filling out the rosters

Unknown newspaper clipping of male skaters.

When many people think of Roller Derby of the 60’s and 70’s, the names of stars come to mind:  Charlie O, Joan Weston, Ken Monte, Ann Calvello, Ronnie Robinson, Margie Laszlo, Bob Woodberry, Cliff Butler, Bob Hein, Buddy Jr, Bert Wall, Bobbie Mateer,  and more.  (Where’s Loretta?  She wasn’t skating Roller Derby when I took the helm.)

Actually it was the secondary players that made the game what it was.  It is not really fair to call them secondary players, but since we were concerned with who would draw the fans in, we knew the teams would have to be led by one or more of the skaters above to be meaningful to the box office.  And it was a very different game:  a maximum of 8 players of each sex on a team.  The rules were different:  the pivot skater could be a scorer if necessary;  there were two blockers and two jammers, and they could change positions between jams.  The players were penalized, not the helmets, and a maximum of two could be in the penalty box at one time.

Here are some names you may have heard:  Mike Gammon, Judy McGuire, Pete Mangone, May Mangone, Nick Scopas, Jan Vallow, Frank Macedo, Eddie Krebs, Lydia Clay, Cathy Read, Sandy Dunn, Carol Meyer, Delores Tucker, Lou Donovan, Judy Sowinski, Larry Smith, Francine Cochu, Jerry Cattell, Judy Arnold, Rosetta Saunders, Sam (Lia) Tiapula, Dewitt Quarles, Joe Foster, Gil Orozco, Ann Bauer, Pete Boyd, Bobby Seever  and don’t get mad if I didn’t list you;  just remind me.

You could only have so many  “stars” on a team or the game wouldn’t work.  I always thought our worst games were the annual All Star matches between the top stars of the East and the West, because all the roles of the game weren’t properly executed.

The secondary list probably would have become the superstars of the future, but our time ran out.  The real game was in the pack:  helping your players get out on a jam, stopping the opposing team from doing so; chasing down the jammers that had gotten out, and of course helping your players get points and stopping the opposition.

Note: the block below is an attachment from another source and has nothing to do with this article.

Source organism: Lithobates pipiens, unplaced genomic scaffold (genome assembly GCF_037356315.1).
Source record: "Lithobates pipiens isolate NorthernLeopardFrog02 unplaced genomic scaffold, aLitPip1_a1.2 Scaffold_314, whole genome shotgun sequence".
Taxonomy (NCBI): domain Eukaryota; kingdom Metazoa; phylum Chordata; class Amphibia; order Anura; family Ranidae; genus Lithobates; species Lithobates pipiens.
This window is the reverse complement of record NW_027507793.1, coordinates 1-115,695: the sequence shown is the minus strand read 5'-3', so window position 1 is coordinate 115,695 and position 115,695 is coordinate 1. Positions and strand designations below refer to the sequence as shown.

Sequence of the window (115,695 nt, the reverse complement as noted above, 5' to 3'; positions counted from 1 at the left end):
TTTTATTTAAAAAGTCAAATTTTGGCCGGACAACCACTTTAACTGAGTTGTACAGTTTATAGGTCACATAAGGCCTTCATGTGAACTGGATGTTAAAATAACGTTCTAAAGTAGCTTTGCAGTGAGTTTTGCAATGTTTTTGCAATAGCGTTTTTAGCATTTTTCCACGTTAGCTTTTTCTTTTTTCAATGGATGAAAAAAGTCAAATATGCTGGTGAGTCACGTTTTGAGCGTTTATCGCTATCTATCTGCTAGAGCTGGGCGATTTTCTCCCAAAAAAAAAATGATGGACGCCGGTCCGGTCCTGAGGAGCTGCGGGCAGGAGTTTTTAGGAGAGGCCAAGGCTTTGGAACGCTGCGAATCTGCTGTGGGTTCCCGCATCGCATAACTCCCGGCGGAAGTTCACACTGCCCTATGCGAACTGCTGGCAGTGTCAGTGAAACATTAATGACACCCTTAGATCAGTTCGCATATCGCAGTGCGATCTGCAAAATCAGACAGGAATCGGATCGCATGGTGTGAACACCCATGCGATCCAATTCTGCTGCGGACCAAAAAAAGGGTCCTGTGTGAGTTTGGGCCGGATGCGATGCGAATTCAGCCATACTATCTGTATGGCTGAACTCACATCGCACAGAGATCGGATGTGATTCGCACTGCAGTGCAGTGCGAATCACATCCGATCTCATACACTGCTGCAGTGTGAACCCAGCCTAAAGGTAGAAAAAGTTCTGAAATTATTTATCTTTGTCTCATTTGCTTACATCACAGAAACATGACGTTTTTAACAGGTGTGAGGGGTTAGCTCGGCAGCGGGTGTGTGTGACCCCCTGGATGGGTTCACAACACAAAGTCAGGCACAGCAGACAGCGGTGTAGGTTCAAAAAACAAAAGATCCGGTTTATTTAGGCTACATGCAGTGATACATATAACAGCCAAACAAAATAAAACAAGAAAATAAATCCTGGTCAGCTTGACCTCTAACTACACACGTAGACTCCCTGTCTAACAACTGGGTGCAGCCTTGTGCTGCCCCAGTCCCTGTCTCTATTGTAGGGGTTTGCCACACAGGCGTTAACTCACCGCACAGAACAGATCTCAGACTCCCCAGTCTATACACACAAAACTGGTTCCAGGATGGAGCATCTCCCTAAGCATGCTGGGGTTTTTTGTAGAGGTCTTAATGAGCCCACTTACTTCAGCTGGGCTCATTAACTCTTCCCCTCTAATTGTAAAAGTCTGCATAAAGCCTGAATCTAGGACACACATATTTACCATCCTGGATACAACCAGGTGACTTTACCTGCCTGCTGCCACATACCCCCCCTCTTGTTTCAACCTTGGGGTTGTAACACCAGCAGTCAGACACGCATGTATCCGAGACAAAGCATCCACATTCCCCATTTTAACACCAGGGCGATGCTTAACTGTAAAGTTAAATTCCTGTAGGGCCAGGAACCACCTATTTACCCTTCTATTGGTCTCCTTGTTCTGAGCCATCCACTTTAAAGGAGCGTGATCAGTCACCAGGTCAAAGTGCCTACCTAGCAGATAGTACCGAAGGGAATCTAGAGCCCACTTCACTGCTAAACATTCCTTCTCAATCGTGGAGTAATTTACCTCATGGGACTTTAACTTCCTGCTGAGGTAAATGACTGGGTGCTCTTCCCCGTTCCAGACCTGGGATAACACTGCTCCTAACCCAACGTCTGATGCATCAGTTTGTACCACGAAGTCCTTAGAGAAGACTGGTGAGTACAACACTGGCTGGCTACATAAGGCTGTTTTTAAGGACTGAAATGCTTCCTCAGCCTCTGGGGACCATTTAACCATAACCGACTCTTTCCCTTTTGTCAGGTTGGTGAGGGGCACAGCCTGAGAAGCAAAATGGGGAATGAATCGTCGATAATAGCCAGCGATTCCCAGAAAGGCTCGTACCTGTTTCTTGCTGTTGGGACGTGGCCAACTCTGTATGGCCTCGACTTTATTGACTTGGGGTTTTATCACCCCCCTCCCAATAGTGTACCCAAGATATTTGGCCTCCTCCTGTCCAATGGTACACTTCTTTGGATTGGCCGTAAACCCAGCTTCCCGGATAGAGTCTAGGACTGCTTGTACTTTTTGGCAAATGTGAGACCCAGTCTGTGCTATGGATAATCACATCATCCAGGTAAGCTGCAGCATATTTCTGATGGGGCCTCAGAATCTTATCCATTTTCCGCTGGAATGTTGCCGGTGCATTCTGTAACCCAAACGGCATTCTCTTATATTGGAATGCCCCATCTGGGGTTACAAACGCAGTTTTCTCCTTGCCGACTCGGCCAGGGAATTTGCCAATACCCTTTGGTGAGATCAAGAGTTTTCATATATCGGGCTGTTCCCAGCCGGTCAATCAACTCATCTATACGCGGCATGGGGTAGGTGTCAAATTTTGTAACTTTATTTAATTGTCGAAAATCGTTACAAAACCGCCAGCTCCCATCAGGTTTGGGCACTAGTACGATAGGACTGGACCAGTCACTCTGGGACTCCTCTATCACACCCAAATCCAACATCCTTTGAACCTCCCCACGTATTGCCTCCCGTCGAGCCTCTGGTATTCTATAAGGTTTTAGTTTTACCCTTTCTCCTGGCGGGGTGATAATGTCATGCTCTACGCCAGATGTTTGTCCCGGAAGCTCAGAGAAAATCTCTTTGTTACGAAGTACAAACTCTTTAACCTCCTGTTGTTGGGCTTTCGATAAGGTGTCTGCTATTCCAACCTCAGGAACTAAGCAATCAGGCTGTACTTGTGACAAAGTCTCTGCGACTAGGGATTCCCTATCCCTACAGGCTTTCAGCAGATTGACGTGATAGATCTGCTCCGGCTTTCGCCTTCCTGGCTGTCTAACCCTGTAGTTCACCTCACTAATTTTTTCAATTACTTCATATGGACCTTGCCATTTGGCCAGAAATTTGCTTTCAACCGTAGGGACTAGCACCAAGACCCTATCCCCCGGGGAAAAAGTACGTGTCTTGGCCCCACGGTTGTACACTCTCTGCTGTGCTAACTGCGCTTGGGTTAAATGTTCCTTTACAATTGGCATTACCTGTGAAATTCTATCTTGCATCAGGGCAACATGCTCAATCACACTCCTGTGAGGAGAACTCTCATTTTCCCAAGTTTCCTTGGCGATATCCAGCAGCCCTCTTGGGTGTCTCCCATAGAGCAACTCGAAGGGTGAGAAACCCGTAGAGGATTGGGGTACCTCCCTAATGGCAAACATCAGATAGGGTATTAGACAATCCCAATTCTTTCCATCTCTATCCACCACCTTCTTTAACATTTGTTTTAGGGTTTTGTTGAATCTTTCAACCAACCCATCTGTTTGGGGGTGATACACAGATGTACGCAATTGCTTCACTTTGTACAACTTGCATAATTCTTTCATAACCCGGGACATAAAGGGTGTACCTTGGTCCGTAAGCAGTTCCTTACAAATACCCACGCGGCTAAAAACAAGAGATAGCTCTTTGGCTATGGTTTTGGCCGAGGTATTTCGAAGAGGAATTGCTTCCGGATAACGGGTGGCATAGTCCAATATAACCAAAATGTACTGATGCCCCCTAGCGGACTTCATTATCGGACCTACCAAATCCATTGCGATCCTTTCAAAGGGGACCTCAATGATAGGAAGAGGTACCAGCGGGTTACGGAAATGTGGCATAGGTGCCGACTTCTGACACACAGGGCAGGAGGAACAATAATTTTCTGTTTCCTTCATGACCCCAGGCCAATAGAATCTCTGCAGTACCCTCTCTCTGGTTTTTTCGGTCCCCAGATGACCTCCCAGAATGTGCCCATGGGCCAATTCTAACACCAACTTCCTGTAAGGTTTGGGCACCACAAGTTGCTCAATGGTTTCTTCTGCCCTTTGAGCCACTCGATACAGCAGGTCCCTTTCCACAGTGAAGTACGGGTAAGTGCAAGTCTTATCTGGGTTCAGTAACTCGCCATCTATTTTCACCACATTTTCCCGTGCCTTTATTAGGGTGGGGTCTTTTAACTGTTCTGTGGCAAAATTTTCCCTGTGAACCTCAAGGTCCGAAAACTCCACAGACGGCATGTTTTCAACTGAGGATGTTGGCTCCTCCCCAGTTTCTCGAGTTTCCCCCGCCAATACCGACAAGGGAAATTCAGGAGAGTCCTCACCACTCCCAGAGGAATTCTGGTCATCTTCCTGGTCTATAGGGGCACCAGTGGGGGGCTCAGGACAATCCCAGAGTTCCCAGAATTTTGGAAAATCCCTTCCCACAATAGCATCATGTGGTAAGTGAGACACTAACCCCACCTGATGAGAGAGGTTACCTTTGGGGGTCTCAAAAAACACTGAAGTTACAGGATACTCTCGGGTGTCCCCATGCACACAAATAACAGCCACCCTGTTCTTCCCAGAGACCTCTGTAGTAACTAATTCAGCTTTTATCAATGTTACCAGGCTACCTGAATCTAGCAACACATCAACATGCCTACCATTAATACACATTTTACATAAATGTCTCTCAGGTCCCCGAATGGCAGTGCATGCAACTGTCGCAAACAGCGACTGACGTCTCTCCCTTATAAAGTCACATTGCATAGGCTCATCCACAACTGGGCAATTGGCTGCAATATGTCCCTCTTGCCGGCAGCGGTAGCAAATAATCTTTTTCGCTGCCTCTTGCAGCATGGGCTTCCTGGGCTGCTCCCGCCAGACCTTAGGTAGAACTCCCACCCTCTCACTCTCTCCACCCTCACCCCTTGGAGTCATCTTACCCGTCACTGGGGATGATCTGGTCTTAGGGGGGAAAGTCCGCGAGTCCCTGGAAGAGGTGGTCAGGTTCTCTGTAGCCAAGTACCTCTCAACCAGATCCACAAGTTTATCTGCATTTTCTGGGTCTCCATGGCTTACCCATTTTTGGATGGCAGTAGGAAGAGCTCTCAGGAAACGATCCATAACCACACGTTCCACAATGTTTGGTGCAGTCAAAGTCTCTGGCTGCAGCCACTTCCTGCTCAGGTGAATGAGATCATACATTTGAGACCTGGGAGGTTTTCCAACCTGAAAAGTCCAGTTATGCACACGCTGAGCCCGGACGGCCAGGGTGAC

Roller Derby was and is a game of the pack.  If you control the pack, it makes no difference how great the opposing jammers are, you will have control of the game.  And the above skaters made the game exciting so that the stars looked good.  Of course there was a reason they were stars;  almost always defined so by the fans, but their skills depended on the team, even in the exhibition style of skating.

I loved watching Bill Groll in the pack; Roman and Gammon jamming, the physicality of Sandy Dunn, Lydia Clay who had greater skills than anyone realized.

Today’s Roller Derby is a complete team game.  The skill level will  only get better and better and right now most don’t have to worry about pleasing the audience, only themselves.  The future has not been defined yet, but it will.  Today there are 14 more leagues than there were just two weeks ago (approaching 800).  It is well on its way to becoming the major sport it should, and you all must work toward increasing your local audience.  Your game will bring them in… just have to let your community be aware of what you’re doing.

7 comments on “filling out the rosters

  1. Our Beloved Coach Bruce Bragassa was one of the players you talk about. I don’t believe he was ever a “Major” star but he played along time and gave it everything he had! He was known as “Jammer 65”. I think Joanie Weston named him! He played for the Hawain Warriors!

  2. I’ve never been a fan of all-star games (or teams) in derby. Nor pickup games in general. It’s like watching the Pro Bowl or the NBA All-Star game. I’d rather watch a couple of real teams with skaters who know how to work together face off.

  3. You coin a phrase that says it all about vintage Derby–“The Roles of the Game.” Every other sport would be concerned with the rules, the Derby was concerned with the Roles. I remember the terms the skaters understood: Top Skater (#40/Joan/Robinson/Margie), Second Skater (their strong backup–Orozco/Tillie/Groll/Sandy Dunn), Top Jammer who got all the points and into some mischief sometimes (The Gammons, the Smiths, the Romans!)…8 on a squad, everything revolving around the magic three… Excuse me while I pull out some yearbooks…!

  4. well, that’s not quite what I did, but the Derby did die under my watch…..I did not have hand-picked players, they had put in their time and were the best. I am sure your coach could have made it also. I am so happy that you are learning from him and that Roller Derby is what it is now without having to worry about the continuing costs of a major attraction, particularly in Crescent City.

    • He’s not my coach. He’s a teamate. Not only does he coach a team now but, he coached speed skating for 40 years. A true OG in skating. He’s not the only old school player that Ive heard this story from. Which, BTW, he can STILL SKATE, and will be on a Jefferson State All Star team very soon. The truth will come out!!

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